The United States of America first started experimenting with tea cultivation in the mid-1800s with tea smuggled out of China and planted in Georgia and the Carolinas. However, the Civil War saw the end of tea production in the U.S. until the Lipton Tea Company started experimenting with growing tea in the 1960s. Those tea fields now referred to as the Charleston Tea Plantation, which was acquired by the Bigelow Tea Company in 2003, is still the biggest tea estate in the U.S., this facility is open to the public and produces green and black tea. Today, tea cultivation is growing throughout the nation. The formation of the US League of Tea Growers has sparked the imagination of many tea lovers who want to grow their own fields of tea. Hawaii has had the most success, though limited, due to the cost of labor and shipping. More recently, attempts are being made at growing tea in Alabama, California, Washington, Oregon, Mississippi, New York, Texas, and South Carolina. A wide range of teas is available from select smallholder tea estates from green, oolong, and black.

Guatemala started its tea journey in the 1950s with tea seeds from India and Africa. These seeds were planted on the slope of the Atitlan volcano. Tea flourished in the rich volcanic soil which sees ample rainfall. Black tea is harvested from May to December and processed into black tea using a rotor vane method. Other crops are harvested alongside the tea estate, like coffee, rubber, and macadamia nuts.


Argentina, known for its yerba mate, is today a major player in tea. Argentina’s black and green teas are found in many iced tea blends and tea bag blends in the US. Over 60% of the tea that is imported in the United States annually comes from Argentina, mainly due to the commodity iced tea market. Though tea started being produced in 1920 with seeds from Russia, and again in 1924 with seeds from China, it wasn’t until the import ban on tea in 1951, by the Argentine government, that quality tea started being produced. Tea in Argentina is mostly machine harvested and processed with the CTC or the LTP (originally designed for the tobacco harvesting) method.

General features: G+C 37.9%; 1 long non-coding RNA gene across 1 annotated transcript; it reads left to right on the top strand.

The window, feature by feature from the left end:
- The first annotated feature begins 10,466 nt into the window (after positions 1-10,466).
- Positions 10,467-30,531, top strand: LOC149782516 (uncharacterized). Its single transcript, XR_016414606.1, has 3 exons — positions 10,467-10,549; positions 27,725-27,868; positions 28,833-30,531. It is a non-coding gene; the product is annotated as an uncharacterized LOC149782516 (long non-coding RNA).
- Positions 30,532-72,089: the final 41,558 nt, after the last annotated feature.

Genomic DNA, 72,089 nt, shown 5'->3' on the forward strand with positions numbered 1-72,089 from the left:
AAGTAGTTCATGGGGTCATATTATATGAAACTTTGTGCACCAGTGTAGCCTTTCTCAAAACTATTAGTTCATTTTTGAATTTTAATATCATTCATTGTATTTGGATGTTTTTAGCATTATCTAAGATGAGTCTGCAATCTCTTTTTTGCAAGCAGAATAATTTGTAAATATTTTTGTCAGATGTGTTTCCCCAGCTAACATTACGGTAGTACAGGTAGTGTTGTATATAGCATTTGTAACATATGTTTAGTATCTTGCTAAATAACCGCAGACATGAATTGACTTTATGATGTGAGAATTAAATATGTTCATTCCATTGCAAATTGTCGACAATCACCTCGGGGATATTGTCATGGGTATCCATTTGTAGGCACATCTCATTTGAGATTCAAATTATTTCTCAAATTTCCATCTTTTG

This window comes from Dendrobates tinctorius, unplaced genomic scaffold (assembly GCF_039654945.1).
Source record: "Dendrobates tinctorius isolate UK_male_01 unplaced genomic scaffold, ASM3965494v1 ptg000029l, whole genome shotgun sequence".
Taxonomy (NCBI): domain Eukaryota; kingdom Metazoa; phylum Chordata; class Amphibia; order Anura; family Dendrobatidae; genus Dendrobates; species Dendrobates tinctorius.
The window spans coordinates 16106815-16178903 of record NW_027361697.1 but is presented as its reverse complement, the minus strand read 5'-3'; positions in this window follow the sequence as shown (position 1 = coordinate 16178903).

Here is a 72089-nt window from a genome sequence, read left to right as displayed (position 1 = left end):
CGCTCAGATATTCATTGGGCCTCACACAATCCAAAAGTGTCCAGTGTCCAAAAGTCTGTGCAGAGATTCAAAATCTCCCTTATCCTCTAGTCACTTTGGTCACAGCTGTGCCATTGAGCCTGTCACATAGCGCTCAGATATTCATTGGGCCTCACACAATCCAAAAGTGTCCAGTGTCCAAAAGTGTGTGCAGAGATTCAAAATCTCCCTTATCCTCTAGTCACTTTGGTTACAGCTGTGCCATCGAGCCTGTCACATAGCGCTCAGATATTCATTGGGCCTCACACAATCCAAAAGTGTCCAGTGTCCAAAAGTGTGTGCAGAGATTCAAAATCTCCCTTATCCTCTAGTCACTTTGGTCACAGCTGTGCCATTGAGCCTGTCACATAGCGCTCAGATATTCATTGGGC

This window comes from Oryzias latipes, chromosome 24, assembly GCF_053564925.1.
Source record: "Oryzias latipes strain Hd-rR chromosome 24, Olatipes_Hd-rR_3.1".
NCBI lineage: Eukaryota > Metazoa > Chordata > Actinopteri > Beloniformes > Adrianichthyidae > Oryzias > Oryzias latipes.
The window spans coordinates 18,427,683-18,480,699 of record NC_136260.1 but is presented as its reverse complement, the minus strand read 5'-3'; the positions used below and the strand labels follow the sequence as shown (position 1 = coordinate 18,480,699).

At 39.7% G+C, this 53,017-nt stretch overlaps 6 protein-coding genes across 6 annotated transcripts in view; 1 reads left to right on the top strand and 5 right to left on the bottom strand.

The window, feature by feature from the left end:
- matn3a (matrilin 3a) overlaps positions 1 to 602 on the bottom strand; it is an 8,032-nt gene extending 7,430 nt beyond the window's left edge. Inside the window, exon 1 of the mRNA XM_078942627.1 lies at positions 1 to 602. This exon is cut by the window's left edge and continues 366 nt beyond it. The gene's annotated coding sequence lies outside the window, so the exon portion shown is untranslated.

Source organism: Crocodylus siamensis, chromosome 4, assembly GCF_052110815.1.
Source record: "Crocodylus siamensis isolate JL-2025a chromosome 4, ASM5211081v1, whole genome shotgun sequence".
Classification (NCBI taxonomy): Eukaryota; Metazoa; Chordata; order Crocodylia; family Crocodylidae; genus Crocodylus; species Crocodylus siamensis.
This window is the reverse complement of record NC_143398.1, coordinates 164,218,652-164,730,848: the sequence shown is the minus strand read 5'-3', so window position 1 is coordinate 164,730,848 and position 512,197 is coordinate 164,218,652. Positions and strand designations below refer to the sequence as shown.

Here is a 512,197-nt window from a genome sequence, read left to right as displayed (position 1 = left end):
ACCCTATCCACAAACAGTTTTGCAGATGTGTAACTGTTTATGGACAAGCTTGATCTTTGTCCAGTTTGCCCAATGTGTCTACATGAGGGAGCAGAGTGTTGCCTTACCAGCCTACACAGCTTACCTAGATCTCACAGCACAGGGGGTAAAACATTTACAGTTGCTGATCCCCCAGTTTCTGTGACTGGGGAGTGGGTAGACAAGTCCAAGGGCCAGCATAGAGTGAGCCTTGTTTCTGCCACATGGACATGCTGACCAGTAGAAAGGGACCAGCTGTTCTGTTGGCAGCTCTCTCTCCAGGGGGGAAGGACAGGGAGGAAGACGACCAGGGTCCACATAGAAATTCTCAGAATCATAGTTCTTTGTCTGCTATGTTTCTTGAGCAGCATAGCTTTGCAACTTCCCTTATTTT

Ecuador produces the only tea grown in the Amazon area. Tea is produced near Puyo, on the foothills of the Andes. There are many challenges due to the remote location, but local Andes Indians have been successful in producing orthodox and CTC tea for some time, much of which goes to North America and Europe.


New Zealand tea production was started by the Chen family in 1996 after emigrating from Taiwan. Production is done in Gordonton on a 100-acre tea estate producing over 48,000 pounds of tea annually, with growth plans to more than double that in the coming years. Tea here is plucked by hand and made into exquisite oolongs that are buttery, fruity, and nutty, depending on their oxidation level. Small amounts of green and black teas are also produced.

Australia started growing tea in the late nineteenth century, due to local consumption by colonial Australians drinking almost a pound of tea per person, per month. Unfortunately, there were too many hurdles to overcome — from lack of a workforce to pluck the leaves, to cyclones, to a tidal wave that literally washed it all away. In the 1950s, interest in cultivating tea reemerged with the threat of supply shortages due to WWII. In the 1970s and 1980s, tea production expanded in Queensland and New South Wales. Today there are over a dozen estates producing both sinensis and assamica varietals. In fact, there is even some Japanese steamed tea being grown in Australia specifically for the large Japanese tea company, Wangaratta.

Papua New Guinea has been producing tea since the 1800s. Today only one company survives, selling black CTC to be used in blends all over the world. Tea is grown in the western highlands, where the weather is perfect for cultivating tea.